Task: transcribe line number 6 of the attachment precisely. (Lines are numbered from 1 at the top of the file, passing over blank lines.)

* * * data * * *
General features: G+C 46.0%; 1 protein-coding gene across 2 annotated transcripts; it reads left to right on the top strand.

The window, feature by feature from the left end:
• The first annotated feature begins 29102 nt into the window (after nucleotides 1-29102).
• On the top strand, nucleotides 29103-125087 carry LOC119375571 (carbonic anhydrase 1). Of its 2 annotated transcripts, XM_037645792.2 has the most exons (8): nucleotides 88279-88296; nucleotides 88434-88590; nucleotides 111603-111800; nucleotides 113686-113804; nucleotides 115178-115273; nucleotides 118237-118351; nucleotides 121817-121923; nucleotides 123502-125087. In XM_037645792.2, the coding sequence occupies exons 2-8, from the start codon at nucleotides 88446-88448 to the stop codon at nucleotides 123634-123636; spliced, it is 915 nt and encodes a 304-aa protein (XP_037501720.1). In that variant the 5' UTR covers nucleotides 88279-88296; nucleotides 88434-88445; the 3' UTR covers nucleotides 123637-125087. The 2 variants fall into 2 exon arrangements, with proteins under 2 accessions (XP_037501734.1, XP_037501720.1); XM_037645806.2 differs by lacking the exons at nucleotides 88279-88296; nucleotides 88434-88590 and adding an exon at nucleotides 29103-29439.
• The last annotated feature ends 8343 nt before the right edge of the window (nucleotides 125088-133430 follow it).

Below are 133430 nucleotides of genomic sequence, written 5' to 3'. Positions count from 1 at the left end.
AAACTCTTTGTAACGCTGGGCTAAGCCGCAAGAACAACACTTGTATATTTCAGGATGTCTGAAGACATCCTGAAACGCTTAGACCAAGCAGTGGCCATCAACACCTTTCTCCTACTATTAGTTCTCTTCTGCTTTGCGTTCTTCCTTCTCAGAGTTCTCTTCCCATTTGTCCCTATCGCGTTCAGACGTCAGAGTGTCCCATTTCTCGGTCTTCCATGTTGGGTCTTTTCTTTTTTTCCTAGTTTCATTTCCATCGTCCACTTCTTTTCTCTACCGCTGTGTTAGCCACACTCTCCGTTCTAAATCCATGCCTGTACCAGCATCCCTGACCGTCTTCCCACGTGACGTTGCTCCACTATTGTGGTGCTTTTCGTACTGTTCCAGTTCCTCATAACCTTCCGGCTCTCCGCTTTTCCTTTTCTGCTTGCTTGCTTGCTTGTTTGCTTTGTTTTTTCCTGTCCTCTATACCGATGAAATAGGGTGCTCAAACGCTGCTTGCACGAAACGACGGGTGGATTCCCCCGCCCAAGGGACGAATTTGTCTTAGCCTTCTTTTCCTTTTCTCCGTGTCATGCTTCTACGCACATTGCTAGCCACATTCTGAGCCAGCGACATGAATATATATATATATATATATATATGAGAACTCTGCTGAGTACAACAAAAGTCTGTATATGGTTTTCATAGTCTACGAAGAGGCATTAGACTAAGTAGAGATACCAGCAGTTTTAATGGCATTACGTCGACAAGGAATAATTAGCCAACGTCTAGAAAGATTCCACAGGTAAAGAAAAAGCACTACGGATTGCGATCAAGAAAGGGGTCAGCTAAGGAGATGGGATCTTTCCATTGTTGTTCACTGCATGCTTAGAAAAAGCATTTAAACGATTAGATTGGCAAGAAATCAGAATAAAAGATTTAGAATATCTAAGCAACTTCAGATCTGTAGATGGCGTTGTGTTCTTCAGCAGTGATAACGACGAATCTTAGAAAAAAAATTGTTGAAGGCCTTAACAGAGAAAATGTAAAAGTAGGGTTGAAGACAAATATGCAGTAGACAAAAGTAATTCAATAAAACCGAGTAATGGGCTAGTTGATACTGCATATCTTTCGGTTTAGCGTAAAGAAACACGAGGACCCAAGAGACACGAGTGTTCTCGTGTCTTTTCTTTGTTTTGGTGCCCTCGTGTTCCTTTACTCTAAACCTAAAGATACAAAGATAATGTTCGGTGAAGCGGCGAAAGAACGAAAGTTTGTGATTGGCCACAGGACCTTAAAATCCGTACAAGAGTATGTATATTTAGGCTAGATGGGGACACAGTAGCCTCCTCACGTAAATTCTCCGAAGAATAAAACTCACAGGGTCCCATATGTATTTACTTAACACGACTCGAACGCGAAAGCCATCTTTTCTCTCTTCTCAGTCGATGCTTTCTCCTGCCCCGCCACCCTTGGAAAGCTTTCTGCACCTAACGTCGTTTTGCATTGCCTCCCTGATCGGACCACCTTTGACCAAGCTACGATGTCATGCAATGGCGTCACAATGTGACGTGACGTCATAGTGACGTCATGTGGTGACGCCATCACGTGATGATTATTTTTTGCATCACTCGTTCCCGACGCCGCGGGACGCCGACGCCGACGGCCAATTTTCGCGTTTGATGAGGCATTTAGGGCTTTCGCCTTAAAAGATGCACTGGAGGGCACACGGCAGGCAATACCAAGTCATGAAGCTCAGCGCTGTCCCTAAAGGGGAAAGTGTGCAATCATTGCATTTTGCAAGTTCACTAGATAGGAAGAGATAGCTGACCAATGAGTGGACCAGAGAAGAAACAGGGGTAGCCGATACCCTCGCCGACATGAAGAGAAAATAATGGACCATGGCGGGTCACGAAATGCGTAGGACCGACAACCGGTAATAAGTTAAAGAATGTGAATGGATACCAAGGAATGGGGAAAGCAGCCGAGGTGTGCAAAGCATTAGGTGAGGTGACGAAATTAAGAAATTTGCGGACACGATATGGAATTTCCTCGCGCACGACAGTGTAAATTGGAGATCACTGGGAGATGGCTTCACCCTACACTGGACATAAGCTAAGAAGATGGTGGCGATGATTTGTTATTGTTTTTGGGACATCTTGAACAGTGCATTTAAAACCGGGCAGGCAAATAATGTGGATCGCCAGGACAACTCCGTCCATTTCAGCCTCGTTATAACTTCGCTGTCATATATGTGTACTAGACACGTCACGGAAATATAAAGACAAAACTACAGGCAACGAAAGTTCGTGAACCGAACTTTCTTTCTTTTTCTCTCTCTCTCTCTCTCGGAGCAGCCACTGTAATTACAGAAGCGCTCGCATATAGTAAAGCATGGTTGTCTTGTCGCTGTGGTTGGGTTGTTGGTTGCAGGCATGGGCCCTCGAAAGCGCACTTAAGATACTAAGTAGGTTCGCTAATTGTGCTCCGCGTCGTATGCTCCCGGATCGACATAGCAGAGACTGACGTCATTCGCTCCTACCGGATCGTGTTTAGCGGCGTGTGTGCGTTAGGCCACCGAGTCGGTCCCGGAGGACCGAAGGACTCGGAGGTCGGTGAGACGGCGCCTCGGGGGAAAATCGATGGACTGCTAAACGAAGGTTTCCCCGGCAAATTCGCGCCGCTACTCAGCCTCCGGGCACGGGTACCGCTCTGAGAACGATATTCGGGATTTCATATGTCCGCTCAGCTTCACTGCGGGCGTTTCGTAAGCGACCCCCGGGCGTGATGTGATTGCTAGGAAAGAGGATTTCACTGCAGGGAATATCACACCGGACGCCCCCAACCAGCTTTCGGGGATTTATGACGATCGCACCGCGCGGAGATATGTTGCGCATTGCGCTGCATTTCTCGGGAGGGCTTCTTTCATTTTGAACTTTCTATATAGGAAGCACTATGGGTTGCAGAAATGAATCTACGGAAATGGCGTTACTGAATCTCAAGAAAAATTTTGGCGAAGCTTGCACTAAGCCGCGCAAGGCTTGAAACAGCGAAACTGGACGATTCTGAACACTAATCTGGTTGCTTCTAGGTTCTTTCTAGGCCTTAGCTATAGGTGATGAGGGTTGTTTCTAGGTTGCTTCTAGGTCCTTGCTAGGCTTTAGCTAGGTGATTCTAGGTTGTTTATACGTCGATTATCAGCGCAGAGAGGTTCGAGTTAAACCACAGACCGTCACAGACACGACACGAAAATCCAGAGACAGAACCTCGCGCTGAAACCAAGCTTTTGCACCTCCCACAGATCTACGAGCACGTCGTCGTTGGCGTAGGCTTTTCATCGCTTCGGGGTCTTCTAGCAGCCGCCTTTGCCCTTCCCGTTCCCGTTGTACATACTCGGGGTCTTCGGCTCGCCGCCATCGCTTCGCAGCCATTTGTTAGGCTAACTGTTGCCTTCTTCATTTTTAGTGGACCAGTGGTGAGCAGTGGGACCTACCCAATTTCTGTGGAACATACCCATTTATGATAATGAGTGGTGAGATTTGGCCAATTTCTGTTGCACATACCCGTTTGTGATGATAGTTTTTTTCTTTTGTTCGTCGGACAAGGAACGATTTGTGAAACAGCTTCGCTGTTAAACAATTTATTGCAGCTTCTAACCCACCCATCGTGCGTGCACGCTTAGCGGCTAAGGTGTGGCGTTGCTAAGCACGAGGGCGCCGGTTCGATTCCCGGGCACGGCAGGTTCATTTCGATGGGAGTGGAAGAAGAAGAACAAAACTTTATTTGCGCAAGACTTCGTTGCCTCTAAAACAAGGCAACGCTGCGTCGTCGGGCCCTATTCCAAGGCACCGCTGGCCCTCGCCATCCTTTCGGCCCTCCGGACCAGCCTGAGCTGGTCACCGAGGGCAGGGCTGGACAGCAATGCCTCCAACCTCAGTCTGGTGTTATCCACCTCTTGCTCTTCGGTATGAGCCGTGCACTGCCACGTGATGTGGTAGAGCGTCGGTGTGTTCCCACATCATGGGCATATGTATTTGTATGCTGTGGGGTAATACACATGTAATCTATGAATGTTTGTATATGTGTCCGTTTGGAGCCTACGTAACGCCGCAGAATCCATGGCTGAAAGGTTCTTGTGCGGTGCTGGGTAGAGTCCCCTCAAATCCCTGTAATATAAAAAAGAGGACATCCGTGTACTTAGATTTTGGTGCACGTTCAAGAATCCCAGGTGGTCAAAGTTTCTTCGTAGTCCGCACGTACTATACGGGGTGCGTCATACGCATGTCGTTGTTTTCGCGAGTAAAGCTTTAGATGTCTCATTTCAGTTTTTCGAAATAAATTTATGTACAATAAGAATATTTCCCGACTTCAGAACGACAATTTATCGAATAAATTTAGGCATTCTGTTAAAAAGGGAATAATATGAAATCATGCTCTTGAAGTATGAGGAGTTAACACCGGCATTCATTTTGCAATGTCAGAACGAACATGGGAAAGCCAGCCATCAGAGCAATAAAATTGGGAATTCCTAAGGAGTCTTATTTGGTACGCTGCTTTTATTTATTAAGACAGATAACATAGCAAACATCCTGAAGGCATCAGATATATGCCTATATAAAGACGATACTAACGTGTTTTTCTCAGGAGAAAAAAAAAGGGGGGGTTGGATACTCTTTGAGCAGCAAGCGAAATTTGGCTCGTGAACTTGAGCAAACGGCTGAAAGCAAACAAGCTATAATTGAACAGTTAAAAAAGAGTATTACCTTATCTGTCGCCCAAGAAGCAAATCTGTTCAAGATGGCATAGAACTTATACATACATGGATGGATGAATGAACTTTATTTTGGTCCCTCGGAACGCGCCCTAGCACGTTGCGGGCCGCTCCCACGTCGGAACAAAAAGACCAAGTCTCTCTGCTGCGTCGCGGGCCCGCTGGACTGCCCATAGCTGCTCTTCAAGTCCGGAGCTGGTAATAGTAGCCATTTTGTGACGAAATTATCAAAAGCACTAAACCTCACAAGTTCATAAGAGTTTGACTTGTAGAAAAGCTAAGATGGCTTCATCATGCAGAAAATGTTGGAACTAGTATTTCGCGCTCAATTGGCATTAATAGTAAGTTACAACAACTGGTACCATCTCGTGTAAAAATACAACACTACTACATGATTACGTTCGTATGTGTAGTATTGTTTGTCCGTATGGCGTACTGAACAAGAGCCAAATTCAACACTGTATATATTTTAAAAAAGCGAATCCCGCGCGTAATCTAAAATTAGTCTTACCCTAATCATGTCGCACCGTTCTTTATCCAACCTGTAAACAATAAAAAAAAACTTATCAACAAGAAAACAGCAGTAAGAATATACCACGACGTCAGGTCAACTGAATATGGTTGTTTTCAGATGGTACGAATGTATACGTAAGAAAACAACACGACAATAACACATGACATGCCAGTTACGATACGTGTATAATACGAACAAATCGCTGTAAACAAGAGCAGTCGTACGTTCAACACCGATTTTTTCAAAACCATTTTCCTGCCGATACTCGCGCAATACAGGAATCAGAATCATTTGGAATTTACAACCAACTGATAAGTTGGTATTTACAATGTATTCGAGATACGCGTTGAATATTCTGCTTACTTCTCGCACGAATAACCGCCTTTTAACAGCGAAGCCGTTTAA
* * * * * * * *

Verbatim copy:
Below are 133430 nucleotides of genomic sequence, written 5' to 3'. Positions count from 1 at the left end.